They grabbed some food for the drive and backpacked in to a campsite about 9 p.m. after driving a total of 100 miles from St. Helens. They dug a tent pad in the snow in the afterglow of the sunset and hit the sack for another five-hour shot at a snooze.
“We were pretty pumped up, so it was hard to go to sleep,” Keen said. “Once we did, we slept like rocks, but there was minimal time for recovery.”
Keen and Brill enjoy active lifestyles full of backcountry skiing, mountain biking, trail running and backpacking. “We both keep moving – we stay in shape,” Keen said. “But I think we had an edge in being able to do this safely because we were coming off a kick-butt backcountry ski season. We had the legs.”
They bagged Adams’ summit with little trouble the second morning, but had to make decisions for the descent. Although the weather was clear, a cold wind was keeping the slopes boiler-plate hard.
“The downhilling was a big attraction to this expedition,” Keen said. “But being safe was a big factor, too.”
They met another climber on the 12,276-foot summit who had been skiing down Adams for years. “He had planned to ski the chutes, too, but he decided against it in those conditions,” Keen said.
After waiting an hour for snow conditions to change, the clock ticking, Keen and Brill bagged their goal of plunging into the steep chutes.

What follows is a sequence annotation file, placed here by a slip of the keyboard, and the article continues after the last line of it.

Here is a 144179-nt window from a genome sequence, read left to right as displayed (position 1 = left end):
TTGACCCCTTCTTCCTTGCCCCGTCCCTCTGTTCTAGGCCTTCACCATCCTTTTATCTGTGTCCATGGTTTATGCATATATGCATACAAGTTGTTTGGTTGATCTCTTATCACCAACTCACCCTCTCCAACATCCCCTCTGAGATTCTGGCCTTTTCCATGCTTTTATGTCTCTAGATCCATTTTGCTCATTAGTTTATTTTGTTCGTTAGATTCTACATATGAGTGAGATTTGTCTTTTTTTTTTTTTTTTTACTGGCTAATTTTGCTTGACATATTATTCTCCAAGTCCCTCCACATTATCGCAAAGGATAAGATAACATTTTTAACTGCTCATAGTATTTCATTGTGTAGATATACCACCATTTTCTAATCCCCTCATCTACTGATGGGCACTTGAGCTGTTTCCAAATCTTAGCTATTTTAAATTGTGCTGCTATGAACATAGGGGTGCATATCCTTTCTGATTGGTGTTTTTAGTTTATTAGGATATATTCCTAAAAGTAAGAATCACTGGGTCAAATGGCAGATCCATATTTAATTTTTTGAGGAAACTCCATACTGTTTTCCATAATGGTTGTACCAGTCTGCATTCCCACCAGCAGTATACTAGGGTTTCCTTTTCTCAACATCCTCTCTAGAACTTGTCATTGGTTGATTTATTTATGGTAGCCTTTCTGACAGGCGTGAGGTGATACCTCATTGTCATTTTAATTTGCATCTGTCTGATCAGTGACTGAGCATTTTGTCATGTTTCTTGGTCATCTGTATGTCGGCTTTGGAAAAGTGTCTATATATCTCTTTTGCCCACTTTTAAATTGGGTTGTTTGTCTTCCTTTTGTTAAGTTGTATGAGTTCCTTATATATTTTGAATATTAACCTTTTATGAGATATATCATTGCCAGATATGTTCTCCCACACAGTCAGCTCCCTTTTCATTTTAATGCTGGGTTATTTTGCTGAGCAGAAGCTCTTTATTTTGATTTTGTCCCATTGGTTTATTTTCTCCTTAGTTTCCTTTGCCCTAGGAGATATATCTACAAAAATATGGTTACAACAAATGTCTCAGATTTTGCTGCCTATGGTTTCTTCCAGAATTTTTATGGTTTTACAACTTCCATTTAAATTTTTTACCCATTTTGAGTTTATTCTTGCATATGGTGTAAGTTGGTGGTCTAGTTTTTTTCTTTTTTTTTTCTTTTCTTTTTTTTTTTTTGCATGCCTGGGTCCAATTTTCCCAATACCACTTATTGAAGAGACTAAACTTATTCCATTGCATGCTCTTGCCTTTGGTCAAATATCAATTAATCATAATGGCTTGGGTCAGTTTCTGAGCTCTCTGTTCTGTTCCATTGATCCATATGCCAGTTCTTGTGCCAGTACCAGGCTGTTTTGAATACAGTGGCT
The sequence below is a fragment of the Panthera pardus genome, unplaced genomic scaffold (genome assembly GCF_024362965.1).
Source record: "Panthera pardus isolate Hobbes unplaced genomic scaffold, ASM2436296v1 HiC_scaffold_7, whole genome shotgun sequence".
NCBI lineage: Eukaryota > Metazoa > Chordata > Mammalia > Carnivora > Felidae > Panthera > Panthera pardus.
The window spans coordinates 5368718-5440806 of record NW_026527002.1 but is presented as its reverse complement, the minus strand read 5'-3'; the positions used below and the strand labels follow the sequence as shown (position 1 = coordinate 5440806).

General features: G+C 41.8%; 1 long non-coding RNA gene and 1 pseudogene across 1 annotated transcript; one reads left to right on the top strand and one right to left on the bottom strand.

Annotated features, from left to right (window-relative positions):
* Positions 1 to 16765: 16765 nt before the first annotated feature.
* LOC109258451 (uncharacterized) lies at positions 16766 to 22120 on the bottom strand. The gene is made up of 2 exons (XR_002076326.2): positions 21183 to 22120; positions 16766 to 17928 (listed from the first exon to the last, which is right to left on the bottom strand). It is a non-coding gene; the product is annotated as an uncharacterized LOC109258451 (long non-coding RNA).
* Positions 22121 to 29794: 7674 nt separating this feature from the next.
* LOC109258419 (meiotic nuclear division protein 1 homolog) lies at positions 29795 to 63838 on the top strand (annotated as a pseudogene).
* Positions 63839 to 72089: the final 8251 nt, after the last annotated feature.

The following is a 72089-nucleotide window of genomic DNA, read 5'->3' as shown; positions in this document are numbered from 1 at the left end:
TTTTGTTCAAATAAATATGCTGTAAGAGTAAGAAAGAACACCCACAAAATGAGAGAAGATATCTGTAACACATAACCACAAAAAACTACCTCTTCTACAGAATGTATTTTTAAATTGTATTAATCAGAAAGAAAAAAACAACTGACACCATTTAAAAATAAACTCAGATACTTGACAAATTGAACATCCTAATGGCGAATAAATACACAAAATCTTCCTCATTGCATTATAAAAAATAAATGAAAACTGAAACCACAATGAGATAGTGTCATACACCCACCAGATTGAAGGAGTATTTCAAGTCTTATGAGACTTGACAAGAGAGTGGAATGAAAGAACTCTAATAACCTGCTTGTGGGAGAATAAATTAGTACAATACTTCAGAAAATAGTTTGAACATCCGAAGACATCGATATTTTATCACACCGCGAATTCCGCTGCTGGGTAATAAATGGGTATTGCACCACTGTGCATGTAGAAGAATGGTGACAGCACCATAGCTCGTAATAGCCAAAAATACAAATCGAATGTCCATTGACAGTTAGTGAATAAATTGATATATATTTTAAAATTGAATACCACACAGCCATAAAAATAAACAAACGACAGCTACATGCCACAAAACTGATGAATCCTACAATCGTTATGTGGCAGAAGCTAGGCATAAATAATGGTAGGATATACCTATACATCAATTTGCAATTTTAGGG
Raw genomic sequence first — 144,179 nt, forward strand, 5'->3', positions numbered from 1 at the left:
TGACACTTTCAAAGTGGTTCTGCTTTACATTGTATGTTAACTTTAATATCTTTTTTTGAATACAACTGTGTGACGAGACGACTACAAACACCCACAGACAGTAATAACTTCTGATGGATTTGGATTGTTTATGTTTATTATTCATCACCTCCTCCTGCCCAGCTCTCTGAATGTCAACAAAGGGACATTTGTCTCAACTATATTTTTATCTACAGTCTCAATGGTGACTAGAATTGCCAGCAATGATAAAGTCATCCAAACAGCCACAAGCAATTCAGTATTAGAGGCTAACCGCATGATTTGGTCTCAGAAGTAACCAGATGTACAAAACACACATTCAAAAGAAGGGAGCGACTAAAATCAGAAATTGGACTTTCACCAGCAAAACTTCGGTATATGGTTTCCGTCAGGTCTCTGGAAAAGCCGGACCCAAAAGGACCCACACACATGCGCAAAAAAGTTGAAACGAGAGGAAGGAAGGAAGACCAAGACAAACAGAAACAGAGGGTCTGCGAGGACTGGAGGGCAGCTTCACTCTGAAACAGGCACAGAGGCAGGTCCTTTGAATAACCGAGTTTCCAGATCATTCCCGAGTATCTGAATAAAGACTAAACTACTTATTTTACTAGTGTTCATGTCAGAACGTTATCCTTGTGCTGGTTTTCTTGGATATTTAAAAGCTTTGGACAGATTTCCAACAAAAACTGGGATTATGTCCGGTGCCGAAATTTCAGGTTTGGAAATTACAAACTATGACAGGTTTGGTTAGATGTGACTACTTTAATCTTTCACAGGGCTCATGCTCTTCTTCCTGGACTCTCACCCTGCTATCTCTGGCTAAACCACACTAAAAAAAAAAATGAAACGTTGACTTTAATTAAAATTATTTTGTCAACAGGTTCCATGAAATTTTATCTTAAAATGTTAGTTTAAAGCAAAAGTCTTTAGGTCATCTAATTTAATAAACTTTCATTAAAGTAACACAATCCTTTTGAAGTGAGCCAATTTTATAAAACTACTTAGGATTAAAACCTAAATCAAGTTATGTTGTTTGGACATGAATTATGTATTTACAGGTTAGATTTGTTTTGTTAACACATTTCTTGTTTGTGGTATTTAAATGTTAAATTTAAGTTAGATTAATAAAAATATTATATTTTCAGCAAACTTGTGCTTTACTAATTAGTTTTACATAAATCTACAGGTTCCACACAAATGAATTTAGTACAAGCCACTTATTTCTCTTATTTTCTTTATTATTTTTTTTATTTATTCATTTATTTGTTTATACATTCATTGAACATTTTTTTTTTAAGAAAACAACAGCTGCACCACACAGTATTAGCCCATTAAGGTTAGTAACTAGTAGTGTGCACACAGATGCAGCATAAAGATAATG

“We followed the other climber’s educated decision. Then he led us down on a wild ride through great terrain back to camp.”
On the way down they could see Mount Hood across the Columbia River in the distance. “It looked so far away, yet so possible,” Keen said.
Sorting out the logistics as they hiked and drove out of the mountains, they called ahead for take-out pizza and, instead of car camping, they crashed in a Hood River motel that night shortly before 10 a.m. They barely got their money’s worth as they were up at 2 a.m. to get on the road to Mount Hood.
Steve Harms, another Spokane firefighter, met them in the Timberline Lodge parking lot with his young, lean Labrador retriever. “They added new life to the party,” Keen said. “And since Steve had driven over after working a busy shift in Spokane, he was short on sleep, too.”
As they drove up to the parking lot at 3:30 a.m., they could see a line of headlamps already lining out to Hood’s 11,250-foot summit.
“I can only imagine that the summit at sunrise on Memorial Day weekend was packed with climbers,” Keen said. “We didn’t mind being a little later because we wanted the snow to soften a bit for our ski descent.”